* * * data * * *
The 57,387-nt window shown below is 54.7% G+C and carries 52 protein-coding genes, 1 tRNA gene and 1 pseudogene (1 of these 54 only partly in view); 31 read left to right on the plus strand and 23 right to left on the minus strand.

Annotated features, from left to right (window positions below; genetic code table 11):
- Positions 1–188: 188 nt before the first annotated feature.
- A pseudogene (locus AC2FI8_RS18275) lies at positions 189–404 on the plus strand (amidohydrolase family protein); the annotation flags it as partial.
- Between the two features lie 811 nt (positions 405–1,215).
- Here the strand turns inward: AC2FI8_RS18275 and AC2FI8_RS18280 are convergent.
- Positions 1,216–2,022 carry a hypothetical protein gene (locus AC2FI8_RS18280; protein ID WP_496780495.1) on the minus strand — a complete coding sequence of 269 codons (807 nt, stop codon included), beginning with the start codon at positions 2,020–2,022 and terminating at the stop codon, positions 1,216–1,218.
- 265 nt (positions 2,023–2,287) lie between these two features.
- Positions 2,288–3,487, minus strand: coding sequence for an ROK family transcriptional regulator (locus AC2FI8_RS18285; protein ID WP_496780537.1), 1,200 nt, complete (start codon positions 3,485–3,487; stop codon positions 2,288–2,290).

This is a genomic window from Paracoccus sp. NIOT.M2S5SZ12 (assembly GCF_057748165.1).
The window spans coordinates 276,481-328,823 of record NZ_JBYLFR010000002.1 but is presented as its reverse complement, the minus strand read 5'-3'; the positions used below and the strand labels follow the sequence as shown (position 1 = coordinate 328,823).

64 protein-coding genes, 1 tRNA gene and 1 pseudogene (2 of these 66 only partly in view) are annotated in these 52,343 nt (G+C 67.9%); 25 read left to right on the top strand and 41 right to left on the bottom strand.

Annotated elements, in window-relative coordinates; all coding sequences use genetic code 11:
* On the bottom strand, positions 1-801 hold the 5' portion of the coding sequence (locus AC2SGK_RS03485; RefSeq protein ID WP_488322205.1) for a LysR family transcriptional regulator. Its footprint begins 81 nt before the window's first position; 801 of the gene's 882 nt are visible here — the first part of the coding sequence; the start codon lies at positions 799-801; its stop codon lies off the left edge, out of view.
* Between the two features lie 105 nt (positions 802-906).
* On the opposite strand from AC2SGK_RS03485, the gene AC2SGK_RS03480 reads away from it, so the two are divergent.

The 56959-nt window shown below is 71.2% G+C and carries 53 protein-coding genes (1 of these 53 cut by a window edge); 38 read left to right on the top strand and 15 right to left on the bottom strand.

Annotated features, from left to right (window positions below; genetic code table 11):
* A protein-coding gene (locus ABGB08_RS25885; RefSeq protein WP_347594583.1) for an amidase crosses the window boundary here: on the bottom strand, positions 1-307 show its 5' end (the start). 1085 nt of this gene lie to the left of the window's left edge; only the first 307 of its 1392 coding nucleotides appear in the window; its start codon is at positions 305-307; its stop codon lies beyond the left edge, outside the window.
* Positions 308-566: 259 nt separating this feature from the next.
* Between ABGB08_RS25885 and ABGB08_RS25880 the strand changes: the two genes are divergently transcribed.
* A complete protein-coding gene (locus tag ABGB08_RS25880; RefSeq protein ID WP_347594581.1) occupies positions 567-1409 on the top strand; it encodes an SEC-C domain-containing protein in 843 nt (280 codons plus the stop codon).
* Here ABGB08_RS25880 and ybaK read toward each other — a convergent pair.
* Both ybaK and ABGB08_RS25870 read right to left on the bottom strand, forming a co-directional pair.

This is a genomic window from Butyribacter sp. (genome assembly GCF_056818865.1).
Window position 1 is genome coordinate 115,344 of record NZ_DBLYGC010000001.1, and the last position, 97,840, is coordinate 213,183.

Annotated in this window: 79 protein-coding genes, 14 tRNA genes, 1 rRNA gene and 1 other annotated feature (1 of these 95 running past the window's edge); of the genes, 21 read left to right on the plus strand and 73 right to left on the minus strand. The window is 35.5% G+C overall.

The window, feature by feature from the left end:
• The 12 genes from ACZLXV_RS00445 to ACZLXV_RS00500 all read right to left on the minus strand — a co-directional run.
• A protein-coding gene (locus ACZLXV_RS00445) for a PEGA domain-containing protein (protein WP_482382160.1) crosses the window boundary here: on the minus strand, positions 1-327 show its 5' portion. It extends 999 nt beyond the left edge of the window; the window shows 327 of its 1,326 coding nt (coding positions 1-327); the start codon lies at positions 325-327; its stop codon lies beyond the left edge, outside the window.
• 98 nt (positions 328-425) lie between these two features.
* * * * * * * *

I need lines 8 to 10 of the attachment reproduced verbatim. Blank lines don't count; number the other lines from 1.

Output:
- 265 nt (positions 2,023–2,287) lie between these two features.
- Positions 2,288–3,487, minus strand: coding sequence for an ROK family transcriptional regulator (locus AC2FI8_RS18285; protein ID WP_496780537.1), 1,200 nt, complete (start codon positions 3,485–3,487; stop codon positions 2,288–2,290).

This is a genomic window from Paracoccus sp. NIOT.M2S5SZ12 (assembly GCF_057748165.1).